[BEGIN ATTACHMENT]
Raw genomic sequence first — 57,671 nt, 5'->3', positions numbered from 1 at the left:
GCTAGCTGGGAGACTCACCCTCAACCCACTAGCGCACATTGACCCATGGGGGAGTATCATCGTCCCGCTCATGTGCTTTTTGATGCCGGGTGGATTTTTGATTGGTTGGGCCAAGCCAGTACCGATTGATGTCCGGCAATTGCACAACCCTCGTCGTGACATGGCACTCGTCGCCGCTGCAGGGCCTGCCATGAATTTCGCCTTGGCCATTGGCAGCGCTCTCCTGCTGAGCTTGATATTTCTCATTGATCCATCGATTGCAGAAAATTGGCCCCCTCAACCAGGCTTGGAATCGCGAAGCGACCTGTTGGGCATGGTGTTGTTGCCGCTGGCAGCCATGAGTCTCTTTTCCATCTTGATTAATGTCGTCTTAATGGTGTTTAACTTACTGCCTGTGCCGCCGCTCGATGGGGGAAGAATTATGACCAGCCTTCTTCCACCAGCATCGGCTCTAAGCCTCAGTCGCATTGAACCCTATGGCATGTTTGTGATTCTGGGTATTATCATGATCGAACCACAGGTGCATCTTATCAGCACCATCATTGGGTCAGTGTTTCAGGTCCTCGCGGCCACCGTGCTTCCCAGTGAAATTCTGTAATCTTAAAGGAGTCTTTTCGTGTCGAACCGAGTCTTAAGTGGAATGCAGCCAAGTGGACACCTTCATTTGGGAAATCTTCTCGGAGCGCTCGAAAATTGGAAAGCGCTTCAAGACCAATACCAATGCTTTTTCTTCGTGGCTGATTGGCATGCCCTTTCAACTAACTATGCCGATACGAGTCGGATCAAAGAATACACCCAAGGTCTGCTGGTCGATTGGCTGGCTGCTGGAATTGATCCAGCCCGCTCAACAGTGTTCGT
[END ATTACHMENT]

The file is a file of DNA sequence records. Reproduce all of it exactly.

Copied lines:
Raw genomic sequence first — 57,671 nt, 5'->3', positions numbered from 1 at the left:
GCTAGCTGGGAGACTCACCCTCAACCCACTAGCGCACATTGACCCATGGGGGAGTATCATCGTCCCGCTCATGTGCTTTTTGATGCCGGGTGGATTTTTGATTGGTTGGGCCAAGCCAGTACCGATTGATGTCCGGCAATTGCACAACCCTCGTCGTGACATGGCACTCGTCGCCGCTGCAGGGCCTGCCATGAATTTCGCCTTGGCCATTGGCAGCGCTCTCCTGCTGAGCTTGATATTTCTCATTGATCCATCGATTGCAGAAAATTGGCCCCCTCAACCAGGCTTGGAATCGCGAAGCGACCTGTTGGGCATGGTGTTGTTGCCGCTGGCAGCCATGAGTCTCTTTTCCATCTTGATTAATGTCGTCTTAATGGTGTTTAACTTACTGCCTGTGCCGCCGCTCGATGGGGGAAGAATTATGACCAGCCTTCTTCCACCAGCATCGGCTCTAAGCCTCAGTCGCATTGAACCCTATGGCATGTTTGTGATTCTGGGTATTATCATGATCGAACCACAGGTGCATCTTATCAGCACCATCATTGGGTCAGTGTTTCAGGTCCTCGCGGCCACCGTGCTTCCCAGTGAAATTCTGTAATCTTAAAGGAGTCTTTTCGTGTCGAACCGAGTCTTAAGTGGAATGCAGCCAAGTGGACACCTTCATTTGGGAAATCTTCTCGGAGCGCTCGAAAATTGGAAAGCGCTTCAAGACCAATACCAATGCTTTTTCTTCGTGGCTGATTGGCATGCCCTTTCAACTAACTATGCCGATACGAGTCGGATCAAAGAATACACCCAAGGTCTGCTGGTCGATTGGCTGGCTGCTGGAATTGATCCAGCCCGCTCAACAGTGTTCGT